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U.S. And UK Carry Out Strikes On Houthi Positions In Yemen – What We Know

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An EA-18G launches from USS Eisenhower during the air strikes on Yemen. (Image generated by The Aviationist based on a video released by CENTCOM)

Supported by Allies, US and UK have carried out strikes on Houthi sites in Yemen in response to ‘unprecedented’ attacks.

“Today, at my direction, U.S. military forces—together with the United Kingdom and with support from Australia, Bahrain, Canada, and the Netherlands—successfully conducted strikes against a number of targets in Yemen used by Houthi rebels to endanger freedom of navigation in one of the world’s most vital waterways,” says U.S. President Biden in a statement released in the night between Jan. 11 and 12, 2024.

“These strikes are in direct response to unprecedented Houthi attacks against international maritime vessels in the Red Sea—including the use of anti-ship ballistic missiles for the first time in history. These attacks have endangered U.S. personnel, civilian mariners, and our partners, jeopardized trade, and threatened freedom of navigation.”

“More than 50 nations have been affected in 27 attacks on international commercial shipping. Crews from more than 20 countries have been threatened or taken hostage in acts of piracy. More than 2,000 ships have been forced to divert thousands of miles to avoid the Red Sea—which can cause weeks of delays in product shipping times. And on January 9, Houthis launched their largest attack to date—directly targeting American ships.”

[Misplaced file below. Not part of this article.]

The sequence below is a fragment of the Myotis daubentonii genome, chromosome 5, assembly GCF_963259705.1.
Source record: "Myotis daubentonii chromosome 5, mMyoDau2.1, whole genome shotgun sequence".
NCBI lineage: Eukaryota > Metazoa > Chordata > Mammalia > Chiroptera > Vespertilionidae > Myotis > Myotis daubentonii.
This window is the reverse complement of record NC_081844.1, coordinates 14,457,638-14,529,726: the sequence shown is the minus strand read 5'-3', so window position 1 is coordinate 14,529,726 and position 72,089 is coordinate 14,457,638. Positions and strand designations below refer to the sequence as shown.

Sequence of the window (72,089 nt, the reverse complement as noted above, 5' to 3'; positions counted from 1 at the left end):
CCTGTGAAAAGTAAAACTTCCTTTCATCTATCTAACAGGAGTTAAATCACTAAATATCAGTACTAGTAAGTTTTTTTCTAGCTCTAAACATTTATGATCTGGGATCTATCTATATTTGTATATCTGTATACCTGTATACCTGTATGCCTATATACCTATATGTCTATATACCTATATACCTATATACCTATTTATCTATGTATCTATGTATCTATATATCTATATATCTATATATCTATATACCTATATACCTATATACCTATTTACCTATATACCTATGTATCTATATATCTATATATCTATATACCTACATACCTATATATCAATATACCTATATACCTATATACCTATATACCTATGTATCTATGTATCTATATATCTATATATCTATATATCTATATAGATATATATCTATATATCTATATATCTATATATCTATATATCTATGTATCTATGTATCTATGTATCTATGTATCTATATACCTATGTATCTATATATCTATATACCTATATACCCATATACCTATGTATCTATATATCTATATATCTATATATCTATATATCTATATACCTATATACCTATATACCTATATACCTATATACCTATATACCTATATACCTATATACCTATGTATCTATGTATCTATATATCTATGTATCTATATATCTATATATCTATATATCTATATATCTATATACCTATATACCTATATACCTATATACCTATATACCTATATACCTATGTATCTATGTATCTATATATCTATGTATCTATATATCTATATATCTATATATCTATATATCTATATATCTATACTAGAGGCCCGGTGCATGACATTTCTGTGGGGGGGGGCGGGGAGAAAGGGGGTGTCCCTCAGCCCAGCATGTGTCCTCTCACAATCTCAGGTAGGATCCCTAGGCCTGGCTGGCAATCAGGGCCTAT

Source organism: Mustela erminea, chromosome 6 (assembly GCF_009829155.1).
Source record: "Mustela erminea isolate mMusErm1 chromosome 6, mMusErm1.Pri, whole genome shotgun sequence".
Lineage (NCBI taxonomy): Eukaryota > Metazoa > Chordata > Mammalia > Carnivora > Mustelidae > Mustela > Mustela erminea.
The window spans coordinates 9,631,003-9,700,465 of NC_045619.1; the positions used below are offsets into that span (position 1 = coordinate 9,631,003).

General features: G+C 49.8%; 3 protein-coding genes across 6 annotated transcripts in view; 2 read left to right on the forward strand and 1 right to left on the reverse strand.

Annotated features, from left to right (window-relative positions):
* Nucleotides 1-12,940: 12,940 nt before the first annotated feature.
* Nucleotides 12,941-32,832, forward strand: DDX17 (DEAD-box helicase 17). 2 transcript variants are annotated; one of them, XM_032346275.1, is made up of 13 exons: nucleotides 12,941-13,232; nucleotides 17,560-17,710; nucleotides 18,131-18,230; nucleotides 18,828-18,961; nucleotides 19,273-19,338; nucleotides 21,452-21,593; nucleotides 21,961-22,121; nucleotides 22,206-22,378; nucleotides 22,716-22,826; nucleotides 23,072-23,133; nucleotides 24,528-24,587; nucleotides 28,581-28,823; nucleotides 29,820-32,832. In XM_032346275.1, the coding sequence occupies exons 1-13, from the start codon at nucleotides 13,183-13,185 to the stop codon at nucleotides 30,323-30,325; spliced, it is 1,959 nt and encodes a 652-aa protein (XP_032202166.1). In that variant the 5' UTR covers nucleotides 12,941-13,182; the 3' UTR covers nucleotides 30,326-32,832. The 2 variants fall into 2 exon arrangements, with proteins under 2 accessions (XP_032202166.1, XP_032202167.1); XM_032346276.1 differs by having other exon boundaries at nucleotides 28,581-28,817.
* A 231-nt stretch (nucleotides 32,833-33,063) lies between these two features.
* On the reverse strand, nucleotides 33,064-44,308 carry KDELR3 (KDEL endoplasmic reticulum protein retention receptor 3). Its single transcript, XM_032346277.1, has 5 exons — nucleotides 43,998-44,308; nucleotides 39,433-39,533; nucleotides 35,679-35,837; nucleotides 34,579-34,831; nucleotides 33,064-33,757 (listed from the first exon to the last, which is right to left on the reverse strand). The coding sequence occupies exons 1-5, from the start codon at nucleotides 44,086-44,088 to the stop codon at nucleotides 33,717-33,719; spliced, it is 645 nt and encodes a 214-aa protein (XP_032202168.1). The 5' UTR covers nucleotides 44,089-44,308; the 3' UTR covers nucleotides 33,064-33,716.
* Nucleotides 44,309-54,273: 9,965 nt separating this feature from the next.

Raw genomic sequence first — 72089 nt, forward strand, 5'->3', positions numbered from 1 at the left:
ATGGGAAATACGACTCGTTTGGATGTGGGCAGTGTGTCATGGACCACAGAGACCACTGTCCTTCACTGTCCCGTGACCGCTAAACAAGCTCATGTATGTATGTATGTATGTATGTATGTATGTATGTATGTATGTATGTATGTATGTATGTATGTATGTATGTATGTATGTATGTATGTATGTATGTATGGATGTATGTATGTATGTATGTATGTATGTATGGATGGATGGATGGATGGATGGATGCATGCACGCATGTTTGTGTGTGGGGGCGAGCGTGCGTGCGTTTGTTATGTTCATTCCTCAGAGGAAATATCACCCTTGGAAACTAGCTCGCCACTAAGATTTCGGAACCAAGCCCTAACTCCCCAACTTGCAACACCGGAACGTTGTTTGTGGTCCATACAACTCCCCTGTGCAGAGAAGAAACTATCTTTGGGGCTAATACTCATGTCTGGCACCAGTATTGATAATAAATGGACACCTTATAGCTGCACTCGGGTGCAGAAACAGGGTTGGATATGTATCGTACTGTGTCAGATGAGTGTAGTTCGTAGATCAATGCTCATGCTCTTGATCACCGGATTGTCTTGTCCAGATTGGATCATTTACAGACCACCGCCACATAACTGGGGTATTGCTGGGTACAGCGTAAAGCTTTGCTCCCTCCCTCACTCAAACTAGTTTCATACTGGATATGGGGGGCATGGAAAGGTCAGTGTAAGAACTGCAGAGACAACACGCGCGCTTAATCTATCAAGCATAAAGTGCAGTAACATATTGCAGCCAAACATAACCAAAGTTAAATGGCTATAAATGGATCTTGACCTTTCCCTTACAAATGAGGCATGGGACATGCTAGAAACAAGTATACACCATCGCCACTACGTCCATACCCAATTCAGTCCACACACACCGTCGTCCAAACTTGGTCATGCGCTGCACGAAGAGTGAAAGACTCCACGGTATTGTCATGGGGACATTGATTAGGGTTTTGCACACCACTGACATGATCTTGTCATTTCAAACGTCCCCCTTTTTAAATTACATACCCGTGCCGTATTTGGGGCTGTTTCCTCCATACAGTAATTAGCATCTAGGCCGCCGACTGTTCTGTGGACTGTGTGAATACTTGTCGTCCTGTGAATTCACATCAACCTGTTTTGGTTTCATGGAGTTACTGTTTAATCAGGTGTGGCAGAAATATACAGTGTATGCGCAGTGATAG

Indeed, Houthis have launched 27 attacks in the Red Sea since Nov. 19, 2023, the last of those on Jan. 11, when the rebel group fired a cruise missile into shipping lanes in the Gulf of Aden. Until last night, the assets in the area (the USS Eisenhower Carrier Strike Group, the Arleigh-Burke class guided missile destroyers USS Gravely, USS Laboon, USS Mason and the Royal Navy’s Type 45 guided missile destroyer HMS Diamond) had cooperated to repel one-way attack UAVs, anti-ship cruise missiles, anti-ship ballistic missiles.

But a decision to launch a military response came after the Houthis launched a complex drone and missile attack aimed at a fleet of American and British warships. The US and the UK warned after shooting down a barrage of rockets, drones and cruise missiles “there will be consequences”.

“The response of the international community to these reckless attacks has been united and resolute,” Biden says. “Last month, the United States launched Operation Prosperity Guardian—a coalition of more than 20 nations committed to defending international shipping and deterring Houthi attacks in the Red Sea.  We also joined more than 40 nations in condemning Houthi threats. Last week, together with 13 allies and partners, we issued an unequivocal warning that Houthi rebels would bear the consequences if their attacks did not cease. And yesterday, the United Nations Security Council passed a resolution demanding the Houthis end attacks on merchant and commercial vessels.”